Academic School: Languages, Linguistics and Film
Degree Course: BA Comparative Literature and Linguistics
Current Study Year: Graduated December 2017
Why did you apply for QMentoring?
Like many other students, I was very anxious about whether or not I would be “successful” after completing my degree. I was worried that I wouldn’t be able to secure the graduate role I wanted and that I would be behind my peers. I was a final year student in receipt of the QMUL Bursary, which I learnt put me in an advantageous position to successfully obtain a place on the scheme. Additionally, my parents hadn’t gone to university, so I wasn’t feeling particularly well-connected in terms of graduate job prospects. QMentoring offered the opportunity to be connected with a member of the QMUL alumni community so that I could be supported to make informed career choices, develop my employability skills and gain confidence applying for graduate job roles.
What did you learn from your mentor?
Reassurance and self-belief – I was connected to a mentor with hugely similar experiences to my own. I was lucky enough to know that what I wanted to do following graduation was pursue a career in marketing and communications for a charity. The mentor who I was matched with was a marketing professional who was very passionate about the charity sector. The relationship immediately became personal – my mentor and I shared our own insecurities and anxieties about the working world and university – I thought, if she could make it, then why can’t I? In addition, my mentor had lots of ideas for places to look for roles. She suggested CharityJob for sector specific vacancies, Creative Access for creative internships, and that I approach smaller mental health charities to get my foot in the door with speculative applications.
In what way did QMentoring help you make informed choices about your future?
My mentor told me that smaller local mental health charities, such as those within close proximity to QMUL, often had links with the University and could be particularly supportive of local students coming into their offices. Luckily I was already volunteering in marketing for a small mental health charity in Tower Hamlets, an opportunity which I had secured through the QMSU Volunteering website, for a few hours a week in my final year.
Following my mentor’s advice, I made the most of this opportunity and, after a year of volunteering, I was offered a permanent paid role at the charity. Whilst this was not in marketing, I secured a role in casework and employment advice for individuals with mental health issues in Tower Hamlets. I worked there for 8 months until I found a role in marketing at a national mental health charity, which I found through Harris Hill Charity Recruitment (an excellent agency which my mentor recommended). I’ve been working as a Communications Executive at Dementia UK since June 2018 and I’m really enjoying it. I finally feel as if I’m on the way to my career in charity communications.
After graduating, you returned to become a mentor yourself, can you explain what motivated you to volunteer with QMUL?
A year after completing the programme as a mentee, I felt as though I’d gained some level of experience and reflection, which I was happy to share. Being a student, especially when many of us have other things going on in the background, is a lot more isolating than it is often considered, so I wanted to be there to support someone else. I also have a huge level of support for schemes which target socio-economically disadvantaged students and I cannot praise Queen Mary enough for QMentoring.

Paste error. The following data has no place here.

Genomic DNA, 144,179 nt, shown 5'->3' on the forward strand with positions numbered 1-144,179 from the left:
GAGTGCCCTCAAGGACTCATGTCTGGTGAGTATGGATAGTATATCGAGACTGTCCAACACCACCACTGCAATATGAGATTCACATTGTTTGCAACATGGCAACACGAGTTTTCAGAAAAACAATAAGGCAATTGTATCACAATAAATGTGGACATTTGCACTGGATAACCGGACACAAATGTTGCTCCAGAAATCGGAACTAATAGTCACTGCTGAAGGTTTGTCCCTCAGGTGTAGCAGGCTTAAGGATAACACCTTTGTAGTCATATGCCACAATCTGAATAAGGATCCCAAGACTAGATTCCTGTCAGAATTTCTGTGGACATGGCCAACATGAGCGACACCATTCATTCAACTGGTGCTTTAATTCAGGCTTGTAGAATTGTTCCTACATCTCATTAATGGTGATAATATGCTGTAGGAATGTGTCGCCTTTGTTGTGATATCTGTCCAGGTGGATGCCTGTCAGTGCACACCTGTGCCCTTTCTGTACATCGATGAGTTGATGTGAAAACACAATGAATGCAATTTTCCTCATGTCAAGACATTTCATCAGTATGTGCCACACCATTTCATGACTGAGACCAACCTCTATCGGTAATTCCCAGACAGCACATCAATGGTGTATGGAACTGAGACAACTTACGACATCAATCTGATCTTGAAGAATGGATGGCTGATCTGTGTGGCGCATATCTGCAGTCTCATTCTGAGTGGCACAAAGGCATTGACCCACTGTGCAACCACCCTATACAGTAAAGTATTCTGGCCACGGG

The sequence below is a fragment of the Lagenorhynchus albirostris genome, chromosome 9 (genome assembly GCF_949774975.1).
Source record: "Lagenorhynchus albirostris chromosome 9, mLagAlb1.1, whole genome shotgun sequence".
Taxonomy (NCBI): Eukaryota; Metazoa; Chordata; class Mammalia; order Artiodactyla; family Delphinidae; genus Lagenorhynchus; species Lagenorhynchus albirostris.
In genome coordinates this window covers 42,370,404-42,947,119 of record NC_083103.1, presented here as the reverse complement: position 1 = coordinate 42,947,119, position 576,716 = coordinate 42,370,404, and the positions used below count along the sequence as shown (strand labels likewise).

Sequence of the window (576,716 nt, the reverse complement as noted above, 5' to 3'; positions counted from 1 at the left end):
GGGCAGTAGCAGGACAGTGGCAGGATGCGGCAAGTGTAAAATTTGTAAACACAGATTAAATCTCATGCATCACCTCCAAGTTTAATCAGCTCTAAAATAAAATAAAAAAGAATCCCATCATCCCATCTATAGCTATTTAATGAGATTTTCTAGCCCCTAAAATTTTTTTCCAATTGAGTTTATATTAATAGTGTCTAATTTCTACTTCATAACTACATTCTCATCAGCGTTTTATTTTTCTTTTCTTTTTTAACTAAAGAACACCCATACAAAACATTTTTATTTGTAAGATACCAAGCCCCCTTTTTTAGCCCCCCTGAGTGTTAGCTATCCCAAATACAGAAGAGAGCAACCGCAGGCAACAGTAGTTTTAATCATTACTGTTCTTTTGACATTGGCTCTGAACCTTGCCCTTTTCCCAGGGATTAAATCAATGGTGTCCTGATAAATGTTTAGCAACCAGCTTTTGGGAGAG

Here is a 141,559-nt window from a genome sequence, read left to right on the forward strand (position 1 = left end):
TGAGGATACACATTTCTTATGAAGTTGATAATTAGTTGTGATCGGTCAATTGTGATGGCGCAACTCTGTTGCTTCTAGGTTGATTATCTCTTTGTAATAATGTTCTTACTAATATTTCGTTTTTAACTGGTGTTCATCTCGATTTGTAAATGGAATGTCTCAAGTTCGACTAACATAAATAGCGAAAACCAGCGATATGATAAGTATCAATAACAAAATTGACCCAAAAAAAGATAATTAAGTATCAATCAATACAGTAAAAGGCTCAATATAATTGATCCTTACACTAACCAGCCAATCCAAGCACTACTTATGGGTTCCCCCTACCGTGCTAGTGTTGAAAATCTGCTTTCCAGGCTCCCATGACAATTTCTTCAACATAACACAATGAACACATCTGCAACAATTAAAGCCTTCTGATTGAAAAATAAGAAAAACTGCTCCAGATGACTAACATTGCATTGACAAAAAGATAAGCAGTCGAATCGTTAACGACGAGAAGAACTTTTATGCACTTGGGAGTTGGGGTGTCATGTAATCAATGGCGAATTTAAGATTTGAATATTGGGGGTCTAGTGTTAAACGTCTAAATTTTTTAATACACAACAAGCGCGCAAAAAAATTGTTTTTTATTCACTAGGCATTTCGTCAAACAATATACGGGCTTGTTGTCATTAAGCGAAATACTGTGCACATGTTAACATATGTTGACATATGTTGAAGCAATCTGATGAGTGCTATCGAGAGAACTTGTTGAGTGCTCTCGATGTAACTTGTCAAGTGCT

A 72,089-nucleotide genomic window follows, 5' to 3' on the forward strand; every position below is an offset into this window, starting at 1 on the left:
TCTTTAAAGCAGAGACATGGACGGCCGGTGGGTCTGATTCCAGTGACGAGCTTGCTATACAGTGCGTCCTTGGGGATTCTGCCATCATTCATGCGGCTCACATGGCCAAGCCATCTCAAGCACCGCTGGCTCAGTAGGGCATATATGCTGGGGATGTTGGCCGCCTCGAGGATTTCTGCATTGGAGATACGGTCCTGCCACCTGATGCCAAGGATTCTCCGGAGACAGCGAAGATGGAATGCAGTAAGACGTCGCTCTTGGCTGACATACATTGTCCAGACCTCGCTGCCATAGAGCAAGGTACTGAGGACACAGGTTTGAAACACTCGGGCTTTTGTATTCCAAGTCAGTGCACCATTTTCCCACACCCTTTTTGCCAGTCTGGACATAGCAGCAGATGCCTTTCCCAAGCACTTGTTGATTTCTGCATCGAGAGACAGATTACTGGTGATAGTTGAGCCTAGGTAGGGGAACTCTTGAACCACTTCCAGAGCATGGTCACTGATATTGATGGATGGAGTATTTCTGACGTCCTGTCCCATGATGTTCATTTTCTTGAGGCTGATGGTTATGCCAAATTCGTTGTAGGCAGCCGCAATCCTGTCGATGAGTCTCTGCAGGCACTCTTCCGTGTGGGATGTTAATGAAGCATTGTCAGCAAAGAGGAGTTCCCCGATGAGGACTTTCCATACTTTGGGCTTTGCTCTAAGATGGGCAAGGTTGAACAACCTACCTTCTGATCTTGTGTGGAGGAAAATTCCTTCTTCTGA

As a mentor, what do you think are some of the challenges graduates face after completing their studies?
Mental health – this is absolutely huge. Whilst not restricted to these conditions, anxiety and depression run rife and there is simply not enough support out there. Countless job application rejections can take a huge toll on your self-esteem.
Low motivation – coupled with the above and in a tough economic climate, people sadly fail to belief in themselves.
Cover letter writing – most of us have the skills to succeed in these graduate roles, but it’s just a case of how we communicate these on a cover letter or application. I know I’ve fallen down in applications for that reason. My best piece of advice for cover letters and supporting statements is that you can copy every point from the person specification and use it as a subheading to structure your piece. You can then write two sentences underneath about how your previous experience means you have that skill and how that relates to the job description for the role you are applying for. You can then add 1 extra sentence about how your experience of that skill will benefit the organisation, or even that you are passionate about exploring this further.
Here is an example:
Person specification point: Excellent communication skills including face to face, phone and written
Answer: In all my previous roles including administration, I have communicated with the public, service users, colleagues and stakeholders via face-to-face, phone, email and letter. In a role at Dementia UK, I would be very keen to communicate not just with communications and other teams within the charity, but also with sufferers and their families to ensure that positive messages regarding Admiral Nursing are disseminated to increase coverage and raise awareness and understanding.
Remember that you can get your cover letter, CV or application checked at the Careers & Enterprise Centre (open Monday-Friday, 9.30-5).
If anyone wants any pointers on breaking into the charity sector as a student, or graduate, I’m really happy to help where I can. Feel free to message me on LinkedIn: www.linkedin.com/laurapotter27